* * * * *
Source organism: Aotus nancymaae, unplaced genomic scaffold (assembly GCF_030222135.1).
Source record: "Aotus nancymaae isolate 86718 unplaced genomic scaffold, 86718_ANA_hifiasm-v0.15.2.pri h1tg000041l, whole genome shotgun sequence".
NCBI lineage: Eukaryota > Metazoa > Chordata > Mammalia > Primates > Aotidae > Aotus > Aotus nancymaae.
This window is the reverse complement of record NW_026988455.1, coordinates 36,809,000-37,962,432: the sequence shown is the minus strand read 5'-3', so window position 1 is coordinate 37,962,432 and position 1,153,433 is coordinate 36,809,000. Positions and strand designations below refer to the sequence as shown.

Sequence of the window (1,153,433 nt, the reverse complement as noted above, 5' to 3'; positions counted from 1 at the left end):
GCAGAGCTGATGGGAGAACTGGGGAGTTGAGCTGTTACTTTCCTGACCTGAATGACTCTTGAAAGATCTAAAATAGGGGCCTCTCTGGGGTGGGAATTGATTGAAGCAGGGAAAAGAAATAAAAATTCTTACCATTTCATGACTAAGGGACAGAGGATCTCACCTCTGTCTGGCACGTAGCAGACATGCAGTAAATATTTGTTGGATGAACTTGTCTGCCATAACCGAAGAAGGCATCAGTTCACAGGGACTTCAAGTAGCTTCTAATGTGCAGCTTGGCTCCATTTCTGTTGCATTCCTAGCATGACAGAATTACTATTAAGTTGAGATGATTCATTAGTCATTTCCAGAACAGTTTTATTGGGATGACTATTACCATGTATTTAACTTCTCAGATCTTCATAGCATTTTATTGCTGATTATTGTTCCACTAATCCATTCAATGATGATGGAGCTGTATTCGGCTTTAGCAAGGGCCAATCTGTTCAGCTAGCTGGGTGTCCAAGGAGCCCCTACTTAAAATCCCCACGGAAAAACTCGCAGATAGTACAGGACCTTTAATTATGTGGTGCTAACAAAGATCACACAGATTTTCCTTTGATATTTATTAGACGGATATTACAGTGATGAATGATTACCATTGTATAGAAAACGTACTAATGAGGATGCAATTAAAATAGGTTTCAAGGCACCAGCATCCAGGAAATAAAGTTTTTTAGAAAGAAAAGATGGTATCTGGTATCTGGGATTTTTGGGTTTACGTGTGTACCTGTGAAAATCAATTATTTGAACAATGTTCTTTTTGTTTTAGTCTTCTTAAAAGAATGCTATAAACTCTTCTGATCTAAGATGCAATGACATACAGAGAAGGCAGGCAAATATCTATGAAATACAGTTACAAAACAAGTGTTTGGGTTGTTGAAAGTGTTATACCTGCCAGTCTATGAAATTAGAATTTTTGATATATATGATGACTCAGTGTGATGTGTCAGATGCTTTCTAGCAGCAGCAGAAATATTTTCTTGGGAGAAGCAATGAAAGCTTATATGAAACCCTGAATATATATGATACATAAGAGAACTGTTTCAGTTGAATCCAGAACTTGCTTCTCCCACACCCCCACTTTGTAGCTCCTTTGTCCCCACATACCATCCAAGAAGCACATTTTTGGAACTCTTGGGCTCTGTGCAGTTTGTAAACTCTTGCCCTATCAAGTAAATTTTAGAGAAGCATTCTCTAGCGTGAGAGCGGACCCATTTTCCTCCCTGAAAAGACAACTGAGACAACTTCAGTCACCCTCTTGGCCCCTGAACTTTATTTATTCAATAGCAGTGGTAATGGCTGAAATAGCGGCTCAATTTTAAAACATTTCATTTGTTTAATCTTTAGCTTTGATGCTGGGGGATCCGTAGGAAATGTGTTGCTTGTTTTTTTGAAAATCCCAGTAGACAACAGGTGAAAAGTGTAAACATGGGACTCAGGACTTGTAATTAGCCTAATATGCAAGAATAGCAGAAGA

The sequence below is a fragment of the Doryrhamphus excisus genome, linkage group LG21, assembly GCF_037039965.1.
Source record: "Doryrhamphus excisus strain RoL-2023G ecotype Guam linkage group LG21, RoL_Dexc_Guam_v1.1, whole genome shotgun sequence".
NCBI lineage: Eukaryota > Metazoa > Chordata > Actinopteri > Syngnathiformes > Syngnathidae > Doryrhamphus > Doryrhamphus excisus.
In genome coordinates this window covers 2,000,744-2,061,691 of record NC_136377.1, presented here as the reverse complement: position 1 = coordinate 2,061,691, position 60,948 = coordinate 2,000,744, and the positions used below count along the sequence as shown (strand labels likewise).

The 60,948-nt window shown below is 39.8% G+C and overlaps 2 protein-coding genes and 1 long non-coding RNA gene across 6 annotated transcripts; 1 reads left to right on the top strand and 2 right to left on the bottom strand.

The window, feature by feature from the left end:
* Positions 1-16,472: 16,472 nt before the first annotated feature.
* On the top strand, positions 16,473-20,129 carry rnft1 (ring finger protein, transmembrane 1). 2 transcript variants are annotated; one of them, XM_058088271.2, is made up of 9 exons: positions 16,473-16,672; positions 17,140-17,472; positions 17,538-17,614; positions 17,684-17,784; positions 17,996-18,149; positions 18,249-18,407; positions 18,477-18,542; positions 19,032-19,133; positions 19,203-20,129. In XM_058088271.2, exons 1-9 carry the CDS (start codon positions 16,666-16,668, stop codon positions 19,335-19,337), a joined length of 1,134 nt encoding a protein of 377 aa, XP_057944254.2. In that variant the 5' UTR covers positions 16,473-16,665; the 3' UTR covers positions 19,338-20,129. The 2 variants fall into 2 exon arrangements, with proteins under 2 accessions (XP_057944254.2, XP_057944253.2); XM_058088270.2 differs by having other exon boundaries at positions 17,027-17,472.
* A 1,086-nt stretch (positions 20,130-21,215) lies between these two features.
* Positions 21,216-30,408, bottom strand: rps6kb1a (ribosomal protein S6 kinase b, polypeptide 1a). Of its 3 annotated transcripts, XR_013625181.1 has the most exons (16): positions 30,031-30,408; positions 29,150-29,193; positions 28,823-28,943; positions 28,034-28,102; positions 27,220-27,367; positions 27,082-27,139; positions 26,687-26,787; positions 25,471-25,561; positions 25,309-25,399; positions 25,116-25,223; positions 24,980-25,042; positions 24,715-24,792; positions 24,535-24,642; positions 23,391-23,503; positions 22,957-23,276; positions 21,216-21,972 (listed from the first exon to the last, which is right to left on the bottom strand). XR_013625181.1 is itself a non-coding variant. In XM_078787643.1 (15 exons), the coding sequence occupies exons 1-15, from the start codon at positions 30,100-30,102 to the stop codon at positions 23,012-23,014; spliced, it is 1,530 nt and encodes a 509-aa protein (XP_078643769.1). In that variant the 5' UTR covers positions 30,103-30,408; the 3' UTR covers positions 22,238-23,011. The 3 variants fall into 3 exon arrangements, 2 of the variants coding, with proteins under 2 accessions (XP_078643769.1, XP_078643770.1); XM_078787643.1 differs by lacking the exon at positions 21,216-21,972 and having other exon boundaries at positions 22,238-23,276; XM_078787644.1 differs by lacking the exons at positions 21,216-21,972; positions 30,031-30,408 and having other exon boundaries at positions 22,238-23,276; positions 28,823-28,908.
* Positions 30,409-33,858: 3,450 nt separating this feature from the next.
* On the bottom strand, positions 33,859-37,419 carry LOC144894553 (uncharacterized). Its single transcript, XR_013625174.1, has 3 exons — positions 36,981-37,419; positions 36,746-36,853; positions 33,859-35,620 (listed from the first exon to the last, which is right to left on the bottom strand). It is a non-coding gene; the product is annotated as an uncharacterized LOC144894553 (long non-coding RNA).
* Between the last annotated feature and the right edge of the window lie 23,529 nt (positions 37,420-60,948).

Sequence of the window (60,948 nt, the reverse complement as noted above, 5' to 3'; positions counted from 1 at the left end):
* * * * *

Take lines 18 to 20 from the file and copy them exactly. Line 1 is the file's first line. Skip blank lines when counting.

* On the bottom strand, positions 33,859-37,419 carry LOC144894553 (uncharacterized). Its single transcript, XR_013625174.1, has 3 exons — positions 36,981-37,419; positions 36,746-36,853; positions 33,859-35,620 (listed from the first exon to the last, which is right to left on the bottom strand). It is a non-coding gene; the product is annotated as an uncharacterized LOC144894553 (long non-coding RNA).
* Between the last annotated feature and the right edge of the window lie 23,529 nt (positions 37,420-60,948).

Sequence of the window (60,948 nt, the reverse complement as noted above, 5' to 3'; positions counted from 1 at the left end):